The most worrisome thing about Barack Obama’s vision for America’s future is his intention to march us into Afghanistan. He plans to increase our military presence in this misbegotten blasted landscape of a country, a maneuver that looks distressingly familiar. Newsweek ran a cover story recently dubbing Afghanistan “Obama’s Vietnam,” a boot-sucking quagmire that we would slog into and never pull ourselves out of. I shudder to think that we have learned so little from our misguided experiences in Vietnam and Iraq that we contemplate yet another foolish expedition into cultures and countryside daunting in their otherness. Presumably, Obama’s initial objective is to reduce the violence that has permeated the country since we abandoned it to invade Iraq, permitting the Taliban to seep back, sewage-like, and perpetrate more brutal suppression. The real question, however, is: what is the ultimate objective? What happens after violence has abated somewhat? Or, as Andrew J. Bacevich asked in Newsweek of December 8: “Think Again: What’s Our Definition of Victory?”

I think Obama’s objective, as I understand it, is much more realistic than GeeDubya’s college-kid dream of democracy all over the world. Many cultures, Afghanistan’s among them, are not yet ready for democracy; I thought we knew this for certain as long ago as the 1950s, when I learned it in a freshman political science course. GeeDubya never took the course or got that memo, I guess. Afghanistan is not a nation: it has no national identity. It is a piece of nearly uninhabitable geography—formidable deserts and impenetrable mountains—occupied by tribes whose chieftains become, ipso facto, warlords. The culture is to make war upon each other for whatever temporary advantage one bunch can exact from the other. The cultural icon is the warrior; he is always depicted with his weapon, poised on a mountain ridge, applying a flinty-eyed squint to some distant hostility. The literacy rate of the population, most of which, 70 percent, lives in rural redoubts, not in cities, is 28 percent. This is not a country ready for self-governing. And I suspect that Obama knows it and that his plan steers clear of the George W. (“World-saver”) Bush ideology (most of which, remember, was actually trumped up after the fact—after we’d invaded Iraq, with other excuses and ruses).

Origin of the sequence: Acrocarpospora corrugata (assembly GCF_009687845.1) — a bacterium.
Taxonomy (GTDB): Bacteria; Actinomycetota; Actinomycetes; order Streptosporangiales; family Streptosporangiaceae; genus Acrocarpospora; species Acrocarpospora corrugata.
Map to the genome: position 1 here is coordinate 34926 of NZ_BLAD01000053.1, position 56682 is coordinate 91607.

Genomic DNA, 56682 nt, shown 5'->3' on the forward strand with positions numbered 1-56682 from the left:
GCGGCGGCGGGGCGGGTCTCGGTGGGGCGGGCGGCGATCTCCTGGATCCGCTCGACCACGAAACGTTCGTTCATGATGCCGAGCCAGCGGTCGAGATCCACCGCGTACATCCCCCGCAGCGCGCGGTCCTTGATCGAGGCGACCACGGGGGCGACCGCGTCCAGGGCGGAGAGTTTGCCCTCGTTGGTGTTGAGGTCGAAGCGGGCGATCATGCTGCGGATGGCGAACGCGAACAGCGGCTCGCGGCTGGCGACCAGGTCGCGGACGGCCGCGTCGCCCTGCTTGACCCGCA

Seven out of ten citizens live on about a dollar a day. The economy is opium. Despite efforts in the recent past to eradicate poppy growing as an industry, more poppies wave in the desert breezes today than ever: poppy cultivation has more than doubled since 2004, producing roughly 93 percent of the world’s opium. Ninety-three percent! That means only a measly 7% of the world’s opium comes from somewhere else. The opium trade funds the Taliban, which, according to Newsweek (February 9), “now holds a permanent presence in 72 percent of Afghanistan, up from 54 percent a year ago.”

Obama is lucky in having the service of at least two realists in his government. One is General David Petraeus, who is canny enough about warrior cultures to say that we cannot kill out way to success in Afghanistan. In the revenge besotted ethnic of tribal culture, everyone we kill creates two bloodthirsty brothers seeking to avenge the affront. The entire male population is armed; whenever threatened, it fades into the landscape, awaiting a better opportunity. These guerrilla tactics have, over the centuries, defeated every attempt by more “advanced” societies to conquer Afghanistan. The British couldn’t do it after decades of trying. Neither could the Soviets—expending less time, true, but with more imposing modern weaponry. Turbaned warriors behind rocks on the ridges eventually wore down the Russians; and they left.

The other of Obama’s realists is his Secretary of Defense, Robert Gates, the only Cabinet hold-over from the Bush League. Said Gates: “Our primary goal is to prevent Afghanistan from being used as base for terrorists and extremists to attack the United States and its allies.” And that, as it happens, is a nearly exact echo of what Bacevich opts for: “America’s real political objective in Afghanistan is actually quite modest: to ensure that terrorist groups like Al Qaeda can’t use the country as a safe haven for launching attacks against the West.”